The National Security Agency has denied it indiscriminately spied on spectators, athletes and others who attended the Salt Lake City Olympics in 2002.

The denial came in a document filed last week in a U.S. District Court in Utah, where a group of Salt Lake City residents filed a complaint in 2015 alleging the U.S. government engaged “in widespread, indiscriminate communications surveillance, interception, and analysis, without warrants and without probable cause” during the Games that took place just months after the 9/11 terrorist attacks.

At issue, specifically, is how the President’s Surveillance Program, or PSP, was implemented during the Games. PSP made headlines after 2013 when the government admitted to collecting a type of information known as metadata “in bulk” following the publication of classified materials leaked by Edward Snowden.

In the court document, the NSA and other intelligence authorities “admit that the activities actually carried out under the PSP were conducted without warrant or court order or judicial findings of probable cause, but rather, under Presidential and statutory authority,” NSA attorney James Gilligan wrote in the filing on Friday.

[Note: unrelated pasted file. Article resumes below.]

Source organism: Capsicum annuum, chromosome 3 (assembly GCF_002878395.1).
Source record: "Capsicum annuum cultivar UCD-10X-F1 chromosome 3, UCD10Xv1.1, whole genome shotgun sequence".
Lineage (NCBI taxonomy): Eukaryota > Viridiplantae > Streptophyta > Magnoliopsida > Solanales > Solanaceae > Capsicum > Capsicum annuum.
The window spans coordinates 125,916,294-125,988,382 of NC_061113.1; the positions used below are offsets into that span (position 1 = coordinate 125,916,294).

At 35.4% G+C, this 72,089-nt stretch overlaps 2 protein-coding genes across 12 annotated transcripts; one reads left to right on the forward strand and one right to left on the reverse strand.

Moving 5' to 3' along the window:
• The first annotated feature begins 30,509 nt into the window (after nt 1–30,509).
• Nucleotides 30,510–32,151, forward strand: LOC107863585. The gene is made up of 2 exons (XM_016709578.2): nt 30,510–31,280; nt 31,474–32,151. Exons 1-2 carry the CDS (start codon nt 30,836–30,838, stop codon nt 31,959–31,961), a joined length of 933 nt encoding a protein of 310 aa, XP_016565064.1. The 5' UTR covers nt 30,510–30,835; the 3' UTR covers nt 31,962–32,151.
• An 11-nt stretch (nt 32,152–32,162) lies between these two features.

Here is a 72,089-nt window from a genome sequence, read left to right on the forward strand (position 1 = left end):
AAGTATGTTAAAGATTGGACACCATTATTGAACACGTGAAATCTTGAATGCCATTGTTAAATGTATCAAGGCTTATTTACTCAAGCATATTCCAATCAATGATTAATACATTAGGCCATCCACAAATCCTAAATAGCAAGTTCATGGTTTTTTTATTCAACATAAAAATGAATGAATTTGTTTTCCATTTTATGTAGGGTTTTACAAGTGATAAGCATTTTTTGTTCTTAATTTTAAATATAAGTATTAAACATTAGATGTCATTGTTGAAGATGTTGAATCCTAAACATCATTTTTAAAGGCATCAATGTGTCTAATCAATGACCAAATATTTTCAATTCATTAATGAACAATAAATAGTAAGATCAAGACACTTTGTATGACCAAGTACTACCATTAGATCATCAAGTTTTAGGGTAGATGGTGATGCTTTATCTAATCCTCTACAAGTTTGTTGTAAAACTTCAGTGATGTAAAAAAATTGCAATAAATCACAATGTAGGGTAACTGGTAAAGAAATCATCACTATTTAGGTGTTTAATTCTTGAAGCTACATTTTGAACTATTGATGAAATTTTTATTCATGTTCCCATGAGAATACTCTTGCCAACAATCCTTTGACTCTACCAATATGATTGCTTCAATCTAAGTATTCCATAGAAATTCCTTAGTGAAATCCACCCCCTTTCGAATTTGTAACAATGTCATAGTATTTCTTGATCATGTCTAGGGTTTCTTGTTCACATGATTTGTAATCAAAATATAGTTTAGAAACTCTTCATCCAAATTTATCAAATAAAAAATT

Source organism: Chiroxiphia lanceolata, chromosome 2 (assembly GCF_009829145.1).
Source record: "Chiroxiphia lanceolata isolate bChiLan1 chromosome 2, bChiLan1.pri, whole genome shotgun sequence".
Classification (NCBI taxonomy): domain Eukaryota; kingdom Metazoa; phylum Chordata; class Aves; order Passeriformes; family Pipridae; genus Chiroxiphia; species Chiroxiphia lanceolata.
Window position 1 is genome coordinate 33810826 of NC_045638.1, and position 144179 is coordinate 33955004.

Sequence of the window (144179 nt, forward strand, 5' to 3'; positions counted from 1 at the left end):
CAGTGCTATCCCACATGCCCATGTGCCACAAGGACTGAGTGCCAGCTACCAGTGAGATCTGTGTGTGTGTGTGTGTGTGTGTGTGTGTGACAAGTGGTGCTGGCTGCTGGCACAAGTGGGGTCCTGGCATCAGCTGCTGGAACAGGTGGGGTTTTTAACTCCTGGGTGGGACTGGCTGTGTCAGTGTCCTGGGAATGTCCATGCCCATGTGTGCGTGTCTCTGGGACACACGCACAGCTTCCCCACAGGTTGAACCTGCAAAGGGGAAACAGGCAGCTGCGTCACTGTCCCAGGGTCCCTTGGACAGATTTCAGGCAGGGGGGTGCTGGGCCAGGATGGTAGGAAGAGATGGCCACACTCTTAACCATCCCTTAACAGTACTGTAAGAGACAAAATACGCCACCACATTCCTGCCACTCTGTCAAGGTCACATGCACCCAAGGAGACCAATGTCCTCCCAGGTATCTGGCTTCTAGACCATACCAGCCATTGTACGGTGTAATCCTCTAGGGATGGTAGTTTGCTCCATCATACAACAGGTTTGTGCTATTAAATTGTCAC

He added, however, “To the extent the allegations of this paragraph exceed the scope of or are inconsistent with the foregoing admissions, they are denied, including, specifically, the allegation that the PSP involved ‘indiscriminate’ surveillance, interception, or analysis of communications.”

Gilligan wrote neither the PSP nor any other NSA intelligence activity “involved or ‘evolved’ into ‘blanket, indiscriminate … surveillance of the contents of every email and text message and the metadata of every telephone call’ sent or received in Salt Lake City, or the vicinity of Olympic venues, during the 2002 Salt Lake City Winter Olympic Games.”

Gilligan concluded the filing by asking the court to dismiss the complaint.

The NSA’s latest request for dismissal comes just a month after U.S. District Court Judge Robert Shelby refused to dismiss the complaint that was filed by former Salt Lake City Mayor Ross “Rocky” Anderson on behalf a bipartisan group of individuals. The individuals are not seeking monetary damages.

“Because the allegations in the [complaint] are not legal conclusions, bare assertions of the elements of standing, or sufficiently fantastic on their face as to defy reality, the law requires the court to accept them as true when evaluating the NSA’s Motion to Dismiss,” Shelby wrote in a court filing last month. “Though these allegations will undoubtedly be tested as this case proceeds, the court concludes at this early stage that the Plaintiffs have … plausibly alleged injury and redressability as required …”

(H/t: Fox 13)